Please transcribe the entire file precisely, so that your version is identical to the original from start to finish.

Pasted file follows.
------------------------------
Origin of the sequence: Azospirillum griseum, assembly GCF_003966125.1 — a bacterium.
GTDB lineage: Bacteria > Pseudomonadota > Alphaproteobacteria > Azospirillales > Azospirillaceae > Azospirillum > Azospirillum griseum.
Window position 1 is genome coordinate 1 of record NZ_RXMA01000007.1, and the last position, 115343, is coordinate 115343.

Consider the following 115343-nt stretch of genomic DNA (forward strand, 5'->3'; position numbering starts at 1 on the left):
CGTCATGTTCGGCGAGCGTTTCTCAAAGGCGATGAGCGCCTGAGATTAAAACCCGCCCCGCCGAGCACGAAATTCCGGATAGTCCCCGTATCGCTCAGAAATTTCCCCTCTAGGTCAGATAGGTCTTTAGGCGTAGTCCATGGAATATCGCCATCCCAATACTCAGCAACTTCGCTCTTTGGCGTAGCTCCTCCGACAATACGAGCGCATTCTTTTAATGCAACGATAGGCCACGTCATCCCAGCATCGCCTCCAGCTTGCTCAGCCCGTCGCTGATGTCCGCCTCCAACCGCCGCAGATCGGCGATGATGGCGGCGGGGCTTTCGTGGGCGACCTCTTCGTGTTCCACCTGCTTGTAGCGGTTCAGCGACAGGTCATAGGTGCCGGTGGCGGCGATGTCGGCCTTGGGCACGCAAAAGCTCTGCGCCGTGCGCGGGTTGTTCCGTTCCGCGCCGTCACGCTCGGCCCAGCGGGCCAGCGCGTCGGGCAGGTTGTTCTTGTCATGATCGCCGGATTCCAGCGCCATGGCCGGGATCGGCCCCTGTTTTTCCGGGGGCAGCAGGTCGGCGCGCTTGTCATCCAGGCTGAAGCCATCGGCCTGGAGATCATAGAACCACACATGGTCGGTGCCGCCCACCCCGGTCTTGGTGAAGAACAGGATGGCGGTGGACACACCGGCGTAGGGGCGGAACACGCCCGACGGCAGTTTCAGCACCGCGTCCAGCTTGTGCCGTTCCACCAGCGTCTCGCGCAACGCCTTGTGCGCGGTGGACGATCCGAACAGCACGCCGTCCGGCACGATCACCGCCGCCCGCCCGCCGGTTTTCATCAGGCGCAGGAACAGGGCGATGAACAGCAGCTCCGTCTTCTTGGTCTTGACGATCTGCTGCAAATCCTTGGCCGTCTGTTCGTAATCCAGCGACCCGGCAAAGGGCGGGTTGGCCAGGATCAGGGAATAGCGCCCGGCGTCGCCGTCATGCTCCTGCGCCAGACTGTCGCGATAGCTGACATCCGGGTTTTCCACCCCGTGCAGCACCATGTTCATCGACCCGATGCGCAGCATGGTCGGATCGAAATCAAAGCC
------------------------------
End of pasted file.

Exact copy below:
Origin of the sequence: Azospirillum griseum, assembly GCF_003966125.1 — a bacterium.
GTDB lineage: Bacteria > Pseudomonadota > Alphaproteobacteria > Azospirillales > Azospirillaceae > Azospirillum > Azospirillum griseum.
Window position 1 is genome coordinate 1 of record NZ_RXMA01000007.1, and the last position, 115343, is coordinate 115343.

Consider the following 115343-nt stretch of genomic DNA (forward strand, 5'->3'; position numbering starts at 1 on the left):
CGTCATGTTCGGCGAGCGTTTCTCAAAGGCGATGAGCGCCTGAGATTAAAACCCGCCCCGCCGAGCACGAAATTCCGGATAGTCCCCGTATCGCTCAGAAATTTCCCCTCTAGGTCAGATAGGTCTTTAGGCGTAGTCCATGGAATATCGCCATCCCAATACTCAGCAACTTCGCTCTTTGGCGTAGCTCCTCCGACAATACGAGCGCATTCTTTTAATGCAACGATAGGCCACGTCATCCCAGCATCGCCTCCAGCTTGCTCAGCCCGTCGCTGATGTCCGCCTCCAACCGCCGCAGATCGGCGATGATGGCGGCGGGGCTTTCGTGGGCGACCTCTTCGTGTTCCACCTGCTTGTAGCGGTTCAGCGACAGGTCATAGGTGCCGGTGGCGGCGATGTCGGCCTTGGGCACGCAAAAGCTCTGCGCCGTGCGCGGGTTGTTCCGTTCCGCGCCGTCACGCTCGGCCCAGCGGGCCAGCGCGTCGGGCAGGTTGTTCTTGTCATGATCGCCGGATTCCAGCGCCATGGCCGGGATCGGCCCCTGTTTTTCCGGGGGCAGCAGGTCGGCGCGCTTGTCATCCAGGCTGAAGCCATCGGCCTGGAGATCATAGAACCACACATGGTCGGTGCCGCCCACCCCGGTCTTGGTGAAGAACAGGATGGCGGTGGACACACCGGCGTAGGGGCGGAACACGCCCGACGGCAGTTTCAGCACCGCGTCCAGCTTGTGCCGTTCCACCAGCGTCTCGCGCAACGCCTTGTGCGCGGTGGACGATCCGAACAGCACGCCGTCCGGCACGATCACCGCCGCCCGCCCGCCGGTTTTCATCAGGCGCAGGAACAGGGCGATGAACAGCAGCTCCGTCTTCTTGGTCTTGACGATCTGCTGCAAATCCTTGGCCGTCTGTTCGTAATCCAGCGACCCGGCAAAGGGCGGGTTGGCCAGGATCAGGGAATAGCGCCCGGCGTCGCCGTCATGCTCCTGCGCCAGACTGTCGCGATAGCTGACATCCGGGTTTTCCACCCCGTGCAGCACCATGTTCATCGACCCGATGCGCAGCATGGTCGGATCGAAATCAAAGCC